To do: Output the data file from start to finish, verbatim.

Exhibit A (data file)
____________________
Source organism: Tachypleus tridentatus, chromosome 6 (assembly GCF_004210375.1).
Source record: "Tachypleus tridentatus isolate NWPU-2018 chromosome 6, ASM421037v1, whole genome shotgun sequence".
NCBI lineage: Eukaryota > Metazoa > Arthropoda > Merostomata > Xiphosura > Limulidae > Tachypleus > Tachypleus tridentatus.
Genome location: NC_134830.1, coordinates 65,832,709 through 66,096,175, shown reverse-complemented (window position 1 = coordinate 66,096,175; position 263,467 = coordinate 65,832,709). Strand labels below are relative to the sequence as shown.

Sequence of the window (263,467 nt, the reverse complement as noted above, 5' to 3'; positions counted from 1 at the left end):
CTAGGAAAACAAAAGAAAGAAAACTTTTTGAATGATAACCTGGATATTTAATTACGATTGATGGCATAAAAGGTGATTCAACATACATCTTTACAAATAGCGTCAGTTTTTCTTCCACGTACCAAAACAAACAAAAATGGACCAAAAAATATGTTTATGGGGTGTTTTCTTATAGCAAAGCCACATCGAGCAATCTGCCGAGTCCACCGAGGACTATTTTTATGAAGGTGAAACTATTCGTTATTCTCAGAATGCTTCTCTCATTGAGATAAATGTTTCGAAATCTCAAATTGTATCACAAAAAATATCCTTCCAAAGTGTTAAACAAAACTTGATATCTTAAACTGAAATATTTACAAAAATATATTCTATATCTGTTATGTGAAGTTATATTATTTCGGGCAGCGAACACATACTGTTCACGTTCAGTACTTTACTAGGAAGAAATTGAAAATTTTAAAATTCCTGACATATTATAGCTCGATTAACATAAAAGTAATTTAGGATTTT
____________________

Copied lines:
Source organism: Tachypleus tridentatus, chromosome 6 (assembly GCF_004210375.1).
Source record: "Tachypleus tridentatus isolate NWPU-2018 chromosome 6, ASM421037v1, whole genome shotgun sequence".
NCBI lineage: Eukaryota > Metazoa > Arthropoda > Merostomata > Xiphosura > Limulidae > Tachypleus > Tachypleus tridentatus.
Genome location: NC_134830.1, coordinates 65,832,709 through 66,096,175, shown reverse-complemented (window position 1 = coordinate 66,096,175; position 263,467 = coordinate 65,832,709). Strand labels below are relative to the sequence as shown.

Sequence of the window (263,467 nt, the reverse complement as noted above, 5' to 3'; positions counted from 1 at the left end):
CTAGGAAAACAAAAGAAAGAAAACTTTTTGAATGATAACCTGGATATTTAATTACGATTGATGGCATAAAAGGTGATTCAACATACATCTTTACAAATAGCGTCAGTTTTTCTTCCACGTACCAAAACAAACAAAAATGGACCAAAAAATATGTTTATGGGGTGTTTTCTTATAGCAAAGCCACATCGAGCAATCTGCCGAGTCCACCGAGGACTATTTTTATGAAGGTGAAACTATTCGTTATTCTCAGAATGCTTCTCTCATTGAGATAAATGTTTCGAAATCTCAAATTGTATCACAAAAAATATCCTTCCAAAGTGTTAAACAAAACTTGATATCTTAAACTGAAATATTTACAAAAATATATTCTATATCTGTTATGTGAAGTTATATTATTTCGGGCAGCGAACACATACTGTTCACGTTCAGTACTTTACTAGGAAGAAATTGAAAATTTTAAAATTCCTGACATATTATAGCTCGATTAACATAAAAGTAATTTAGGATTTT